Three Swiss Lakes Which are Stunning in Autumn!
Blausee, Lake Palpuogna and Klöntalersee
Did you know that Switzerland is home to over 1500 lakes? So knowing which ones to visit and when can be a hard choice as there are so many beautiful ones. However, when it comes to Autumn I have 3 favourites which I would love to share with you! They are each quite different, but in my opinion the golden tones of Autumn turn them into must visit locations!
Blausee near Bern
Blausee Near Bern
Lake Palpuogna Near Stoos
Surrounded by fir trees the views here are absolutely stunning. To reach the lake you do have to hike a little bit from Preda – see the details below.
Lake Palpuogna Near Stoos
Start point: Preda
Klöntalersee Near Glarus
Where: Glarus, Eastern Switzerland
Address: Klöntalerstrasse 36, 8750, Switzerland
GPS: 47.033115, 9.006593
Hiking Paths: For a variety of hiking trails see here
How to Get There
By Car: From Chur, take exit 44 towards Glarus and follow the signs to Klöntal and to Klöntalersee. There is parking along the lake and at the far end there is a car park (close to the bus stop).
By Train: Go to Glarus, then the the Postauto 504 bus in the direction of Klöntal Rhodannenberg or Klöntal Platz. The bus only runs once an hour and not at all at 11:53 and 1:53 check www.sbb.ch before you set out.
Some Interesting Facts about Swiss Lakes
Lakes and rivers account for approximately 4% of Switzerland’s surface area and the country provides roughly 6% of Europe’s freshwater reserves.
Switzerland’s Largest Lakes
Switzerland’s largest lakes are Lake Geneva, Lake Neuchâtel and Lake Biel in the Jura region. These are followed by Lake Constance and Lake Zurich on the plateau, then Lakes Thun, Brienz, Zug and Lucerne in the Lower and Northern Alps, and Lakes Lugano and Maggiore in the Southern Alps.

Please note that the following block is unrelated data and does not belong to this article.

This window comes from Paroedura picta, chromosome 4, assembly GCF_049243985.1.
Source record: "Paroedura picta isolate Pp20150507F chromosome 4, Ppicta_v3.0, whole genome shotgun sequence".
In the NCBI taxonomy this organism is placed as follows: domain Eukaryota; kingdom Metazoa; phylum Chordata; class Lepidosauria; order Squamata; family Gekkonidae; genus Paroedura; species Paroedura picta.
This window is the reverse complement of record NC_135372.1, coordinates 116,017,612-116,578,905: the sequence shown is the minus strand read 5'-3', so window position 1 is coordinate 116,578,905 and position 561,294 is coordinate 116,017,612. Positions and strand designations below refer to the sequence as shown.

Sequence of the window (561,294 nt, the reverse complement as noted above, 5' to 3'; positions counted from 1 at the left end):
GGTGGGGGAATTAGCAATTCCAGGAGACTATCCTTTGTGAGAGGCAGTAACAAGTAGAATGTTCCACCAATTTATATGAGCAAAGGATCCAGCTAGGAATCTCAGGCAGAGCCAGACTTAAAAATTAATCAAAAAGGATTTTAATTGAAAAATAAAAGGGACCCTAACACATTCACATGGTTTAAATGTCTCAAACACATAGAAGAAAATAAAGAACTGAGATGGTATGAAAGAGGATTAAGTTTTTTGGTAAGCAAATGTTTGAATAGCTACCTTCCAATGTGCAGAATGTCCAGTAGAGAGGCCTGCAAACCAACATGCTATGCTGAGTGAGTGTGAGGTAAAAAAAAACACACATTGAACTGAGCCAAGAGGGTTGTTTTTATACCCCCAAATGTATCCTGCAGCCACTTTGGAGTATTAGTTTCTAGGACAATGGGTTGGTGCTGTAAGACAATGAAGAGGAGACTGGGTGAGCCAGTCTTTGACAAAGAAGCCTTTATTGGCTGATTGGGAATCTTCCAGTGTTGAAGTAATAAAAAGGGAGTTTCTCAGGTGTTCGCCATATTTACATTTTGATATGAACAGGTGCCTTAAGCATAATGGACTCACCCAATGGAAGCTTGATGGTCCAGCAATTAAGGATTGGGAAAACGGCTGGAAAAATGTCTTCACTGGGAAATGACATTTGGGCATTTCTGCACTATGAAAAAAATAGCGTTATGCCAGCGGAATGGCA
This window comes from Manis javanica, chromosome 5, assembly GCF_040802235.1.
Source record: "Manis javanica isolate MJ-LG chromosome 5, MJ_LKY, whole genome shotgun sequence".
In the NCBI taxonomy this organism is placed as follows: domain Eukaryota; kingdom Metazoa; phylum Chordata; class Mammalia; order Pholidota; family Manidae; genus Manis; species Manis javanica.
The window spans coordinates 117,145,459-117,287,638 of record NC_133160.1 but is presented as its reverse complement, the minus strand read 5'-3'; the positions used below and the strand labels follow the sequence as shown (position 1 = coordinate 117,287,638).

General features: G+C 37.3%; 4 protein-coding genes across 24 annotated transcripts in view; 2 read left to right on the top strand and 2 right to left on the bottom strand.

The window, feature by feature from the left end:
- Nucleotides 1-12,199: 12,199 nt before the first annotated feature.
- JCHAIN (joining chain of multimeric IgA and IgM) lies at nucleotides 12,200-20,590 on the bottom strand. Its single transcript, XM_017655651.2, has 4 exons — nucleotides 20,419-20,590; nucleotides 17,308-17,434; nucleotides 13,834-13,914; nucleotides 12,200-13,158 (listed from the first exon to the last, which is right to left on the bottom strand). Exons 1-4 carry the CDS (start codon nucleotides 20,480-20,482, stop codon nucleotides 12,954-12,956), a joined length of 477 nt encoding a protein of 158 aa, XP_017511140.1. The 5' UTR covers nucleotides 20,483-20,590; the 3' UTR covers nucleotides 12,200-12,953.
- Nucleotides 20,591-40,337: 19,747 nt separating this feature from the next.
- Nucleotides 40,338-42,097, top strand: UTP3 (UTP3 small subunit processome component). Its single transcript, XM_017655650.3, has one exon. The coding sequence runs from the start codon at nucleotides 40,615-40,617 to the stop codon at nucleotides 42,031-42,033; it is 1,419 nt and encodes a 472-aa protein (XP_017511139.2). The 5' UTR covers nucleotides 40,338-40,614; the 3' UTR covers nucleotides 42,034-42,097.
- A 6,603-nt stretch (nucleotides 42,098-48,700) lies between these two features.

Lake Geneva, is the largest freshwater lake in central Europe and is shared by France and Switzerland. The largest lake in Switzerland totally within Swiss borders is Lake Neuchâtel at 218km2.
In addition there are hundreds and hundreds of small natural lakes and reservoirs all over the country, with a large proportion in the Alps.
Most Swiss Lakes Were Glaciers
Most Swiss lakes were once glaciers which were formed during the last Ice Age. The Rhone, Rhine and Inn all take their source in Switzerland. Their waters flow into three seas: the Mediterranean, the North Sea and the Black Sea (via the Danube). A total of 375km of the River Rhine runs through Switzerland, while the Rhone runs over 264km and the Inn 90km.
Let us know in the comments below which are your favourite lakes and why?
The majority of these photos were taken by Carmen Sirboiu. Carmen is based in Zurich and offers a range of photographic shoots from her studio and also in outside locations. She specialises in Family Portrait and Pet photography. Please contact Carmen here via her website.
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